Boundaries of the United States and of the Several States and Territories, with an Outline of the History of All Important Changes of Territory
U.S. Government Printing Office, 1900 - 142 strani
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admitted aforesaid America appointed bank beginning boundary line bounded branch BULLETIN called Canada ceded cents cession charter claimed coast commissioners Congress Connecticut constitution corner crossing defined degree of north dividing due west east eastern erected established extending Falls Florida formed forty-ninth GANNETT GEOLOGICAL SURVEY Georgia grant Hampshire Historical diagram hundred included Indiana intersection Island King known Lake land limits longitude Louisiana lying main channel marked Massachusetts meridian Mexico Michigan middle miles minutes Mississippi River Missouri monument Mountains mouth North Carolina north latitude northern boundary northwest Ocean Ohio originally parallel parallel of latitude passed Pennsylvania portion present Price Price 15 cents province purchase River river St road rods shore side southern Spain Tennessee Territory thence same course thence south thereof treaty tree United Vide Virginia Washington waters western boundary York
Stran 34 - ... the western State in the said Territory, shall be bounded by the Mississippi, the Ohio, and Wabash rivers ; a direct line drawn from the Wabash and Post Vincents, due north, to the Territorial line between the United States and Canada ; and by the said Territorial line to the lake of the Woods and Mississippi.
Stran 24 - River; then, following the course of the Rio Roxo westward to the degree of longitude 100 west from London and 23 from Washington; then, crossing the said Red River, and running thence, by a line due north, to the river Arkansas; thence, following the course of the southern bank of the Arkansas, to its source, in latitude 42 north; and thence, by that parallel of latitude, to the South Sea.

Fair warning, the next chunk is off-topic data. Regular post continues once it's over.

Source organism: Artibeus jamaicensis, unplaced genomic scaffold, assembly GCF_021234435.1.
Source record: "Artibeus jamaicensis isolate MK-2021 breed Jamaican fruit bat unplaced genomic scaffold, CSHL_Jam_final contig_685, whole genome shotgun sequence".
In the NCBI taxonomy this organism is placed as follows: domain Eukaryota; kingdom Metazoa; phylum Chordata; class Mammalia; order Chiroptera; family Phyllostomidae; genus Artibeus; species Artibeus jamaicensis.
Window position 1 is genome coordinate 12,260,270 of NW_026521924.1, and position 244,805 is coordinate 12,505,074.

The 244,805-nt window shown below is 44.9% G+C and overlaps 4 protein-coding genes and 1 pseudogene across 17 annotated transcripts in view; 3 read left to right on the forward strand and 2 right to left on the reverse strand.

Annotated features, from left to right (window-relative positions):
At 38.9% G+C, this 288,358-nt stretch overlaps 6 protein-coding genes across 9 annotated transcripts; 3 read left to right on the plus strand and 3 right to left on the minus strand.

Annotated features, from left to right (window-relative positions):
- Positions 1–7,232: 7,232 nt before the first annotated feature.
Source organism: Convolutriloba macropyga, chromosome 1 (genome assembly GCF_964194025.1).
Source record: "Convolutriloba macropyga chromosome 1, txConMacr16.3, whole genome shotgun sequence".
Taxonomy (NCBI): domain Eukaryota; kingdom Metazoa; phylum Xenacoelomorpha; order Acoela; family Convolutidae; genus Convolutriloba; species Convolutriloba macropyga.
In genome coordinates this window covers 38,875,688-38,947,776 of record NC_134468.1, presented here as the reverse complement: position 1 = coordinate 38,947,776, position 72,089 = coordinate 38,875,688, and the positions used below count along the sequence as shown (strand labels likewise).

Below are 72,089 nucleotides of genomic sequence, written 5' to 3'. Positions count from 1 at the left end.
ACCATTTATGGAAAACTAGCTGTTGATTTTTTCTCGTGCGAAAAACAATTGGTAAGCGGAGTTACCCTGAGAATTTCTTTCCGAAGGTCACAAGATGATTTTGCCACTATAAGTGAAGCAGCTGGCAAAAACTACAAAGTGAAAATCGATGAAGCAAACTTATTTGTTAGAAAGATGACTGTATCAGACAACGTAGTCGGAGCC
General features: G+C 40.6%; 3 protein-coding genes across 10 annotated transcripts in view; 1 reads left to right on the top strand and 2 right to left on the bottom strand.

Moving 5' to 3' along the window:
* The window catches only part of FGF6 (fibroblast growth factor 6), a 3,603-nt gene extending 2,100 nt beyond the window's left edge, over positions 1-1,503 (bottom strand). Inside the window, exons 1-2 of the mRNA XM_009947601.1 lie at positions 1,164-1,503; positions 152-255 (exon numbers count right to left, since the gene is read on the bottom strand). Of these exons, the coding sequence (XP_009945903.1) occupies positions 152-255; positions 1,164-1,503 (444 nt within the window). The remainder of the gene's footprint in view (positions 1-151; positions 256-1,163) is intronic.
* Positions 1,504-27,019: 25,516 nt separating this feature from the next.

Stran 34 - Woods and Mississippi. The middle state shall be bounded by the said direct line, the Wabash from post Vincents to the Ohio ; by the Ohio, by a direct line drawn due north from the mouth of the Great Miami to the said territorial line, and by the said territorial line.
Stran 11 - Lawrence; comprehending all islands within twenty leagues of any part of the shores of the United States, and lying between lines to be drawn due east from the points where the aforesaid boundaries between Nova Scotia on the one part, and East Florida on the other, shall respectively touch the Bay of Fundy and the Atlantic Ocean; excepting such islands as now are, or heretofore have been, within the limits of the said province of Nova Scotia.
Stran 34 - There shall be formed in the said Territory not less than three nor more than five States; and the boundaries of the States, as soon as Virginia shall alter her act of cession and consent to the same, shall become fixed and established as follows...
Stran 123 - Nebraska ; and when admitted as a state or states, the said territory, or any portion of the same, shall be received into the Union with or without slavery, as their constitution may prescribe at the time of their admission...
Stran 118 - Moines; thence down and along the middle of the main channel of the said river Des Moines, to the mouth of the same, where it empties into the Mississippi River...
Stran 118 - Mountains ; thence northward on said summit to the fortieth parallel of latitude; thence east on said parallel to the western boundary of the state of Missouri ; thence south with the western boundary of said state to the place of beginning...
Stran 139 - Colorado, at a point where it intersects the thirty-fifth degree of north latitude ; thence down the middle of the channel of said river to the boundary line between the United States and Mexico, as established by the treaty of May...
Stran 14 - ... convention, to the vessels, citizens, and subjects of the two Powers: it being well understood, that this agreement is not to be construed to the prejudice of any claim, which either of the two high contracting parties may have 'to any part of the said country, nor shall it be taken to affect the claims of any other Power or State to any part of the said country ; the only object of the high contracting parties, in that respect, being to prevent disputes and differences amongst themselves.